A week into first grade, I got sent home from school. Like many Americans I can still see the video playing in my head. The same 20 seconds on repeat. The tallest buildings in the world crumbling like paper. A goliath of iron disappearing into dust. I was too young to understand the weight of what happened then. Twenty years later, one thing is clear: September 11th changed the world.
Albeliz Santiago-Colón also remembers that day in 2001 from the chatter in the school hallway, “something has happened in New York.” Today, 9/11 makes up a large portion of Santiago-Colón’s work life as a researcher for the World Trade Center (WTC) Health Program. The Program was established in 2011 on the 9/11 decennial. WTC Health Program is a limited health benefits program that provides medical treatment and monitoring for responders and survivors of the attacks.
Santiago-Colón explains, “A WTC responder is a person who was involved in rescue, recovery, cleanup, and any other related support activities on or in the aftermath of the September 11, 2001, attacks for certain amounts of time during the period between September 11, 2001, and July 31, 2002. Among WTC responders, those who responded to the Pentagon and the Shanksville, Pennsylvania area account for less than 1 percent of our members. A WTC survivor is any person who lived, worked, went to school, attended childcare or adult daycare in the New York City disaster area..”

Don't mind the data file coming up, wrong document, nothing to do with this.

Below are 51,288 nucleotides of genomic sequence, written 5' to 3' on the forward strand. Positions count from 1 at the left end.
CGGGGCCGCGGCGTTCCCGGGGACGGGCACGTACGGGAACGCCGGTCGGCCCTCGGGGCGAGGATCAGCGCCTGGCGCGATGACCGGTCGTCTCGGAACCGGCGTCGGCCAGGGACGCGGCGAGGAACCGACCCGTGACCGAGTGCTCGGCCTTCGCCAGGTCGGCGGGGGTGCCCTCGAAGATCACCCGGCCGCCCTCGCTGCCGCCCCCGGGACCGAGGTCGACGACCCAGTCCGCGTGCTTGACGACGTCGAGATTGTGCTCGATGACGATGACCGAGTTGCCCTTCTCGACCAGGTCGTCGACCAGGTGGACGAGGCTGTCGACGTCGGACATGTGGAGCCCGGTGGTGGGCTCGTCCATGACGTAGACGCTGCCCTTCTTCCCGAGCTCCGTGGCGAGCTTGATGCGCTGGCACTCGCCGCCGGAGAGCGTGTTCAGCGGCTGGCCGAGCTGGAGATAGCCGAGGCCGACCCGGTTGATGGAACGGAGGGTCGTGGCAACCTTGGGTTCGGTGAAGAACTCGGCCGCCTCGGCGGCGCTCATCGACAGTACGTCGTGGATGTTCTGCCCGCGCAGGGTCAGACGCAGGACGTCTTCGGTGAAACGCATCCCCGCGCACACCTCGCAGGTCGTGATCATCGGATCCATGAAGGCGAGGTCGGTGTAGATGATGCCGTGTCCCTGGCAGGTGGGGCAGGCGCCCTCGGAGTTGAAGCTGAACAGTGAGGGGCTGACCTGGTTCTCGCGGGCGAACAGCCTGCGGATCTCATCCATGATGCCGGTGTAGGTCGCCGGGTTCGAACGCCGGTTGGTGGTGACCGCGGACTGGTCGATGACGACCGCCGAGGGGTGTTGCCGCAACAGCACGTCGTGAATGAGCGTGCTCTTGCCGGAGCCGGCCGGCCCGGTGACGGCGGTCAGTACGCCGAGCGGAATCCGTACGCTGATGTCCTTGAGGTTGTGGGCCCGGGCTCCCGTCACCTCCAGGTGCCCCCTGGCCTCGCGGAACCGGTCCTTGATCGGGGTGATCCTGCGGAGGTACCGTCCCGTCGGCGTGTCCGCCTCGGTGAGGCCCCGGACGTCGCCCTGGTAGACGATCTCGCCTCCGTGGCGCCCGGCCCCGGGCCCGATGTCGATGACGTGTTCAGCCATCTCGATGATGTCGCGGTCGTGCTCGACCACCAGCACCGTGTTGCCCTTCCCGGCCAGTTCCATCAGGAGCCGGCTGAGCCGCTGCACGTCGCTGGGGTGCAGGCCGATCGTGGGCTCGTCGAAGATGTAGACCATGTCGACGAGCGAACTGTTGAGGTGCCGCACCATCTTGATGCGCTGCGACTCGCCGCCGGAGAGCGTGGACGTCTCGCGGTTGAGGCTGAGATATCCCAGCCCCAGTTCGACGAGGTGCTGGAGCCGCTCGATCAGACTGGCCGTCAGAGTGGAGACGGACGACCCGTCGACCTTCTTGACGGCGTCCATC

Almost half a million people are estimated to be at risk for health complications from the days, weeks, and months following 9/11. About 112,000 people are currently enrolled in the WTC Health Program. Santiago-Colón and other researchers analyze findings from data collected through Clinical Centers of Excellence in the New York metropolitan area and a Nationwide Provider Network for members who live outside that area. “Our research is what we use to inform clinical care, how screening is done. We use research to make sure that the current standard of care is the best thing that we can provide. Research helps us understand the severity of the disease, the occurrence of disease, and the appearance of emerging conditions.”
Santiago-Colón and colleagues have described the prevalence of different disorders among their population, with respiratory and digestive conditions being the most common, followed by mental health conditions (most notably Post-Traumatic Stress Disorder), and prostate and thyroid cancer. The emphasis on respiratory conditions, mental health, and cancers stem from environmental exposure to carcinogenic dust and debris. There is a higher likelihood of liver cancer, pulmonary fibrosis, and lung disease in responders due to toxic dust exposure. WTC Health Program also monitors at-risk populations for neurodevelopmental impacts and the after-effects of childhood exposure from the disintegration of the twin towers.
When asked about the impacts of WTC Health Program on future disasters and preparedness measures, Santiago-Colón thinks that the program is informing change in care. “We have the largest post-disaster registry in the U.S. Knowing how to set up registries is important because disasters happen very quickly. All of the knowledge that we’ve produced helps us to react more quickly, not only to attending to the disaster, but attending to the people who are responding to that disaster. Our research has helped increase the knowledge on health effects, but also preparedness on these types of events. We can use this knowledge for natural disasters as well.”
The consequences of 9/11 spread beyond responders, survivors, and their families. A few weeks ago, American troops, who arrived soon after the World Trade Center fell, left Afghanistan. September 11th changed the world, and continues to impact lives beyond our borders two decades later.
Top photo via Getty Images, head shot provided by Albeliz Santiago-Colón
Albeliz Santiago-Colón will be presenting as a part of the 9/11. Twenty Years Later. Public Health Conversation on Friday, Sept. 10. Register here to participate.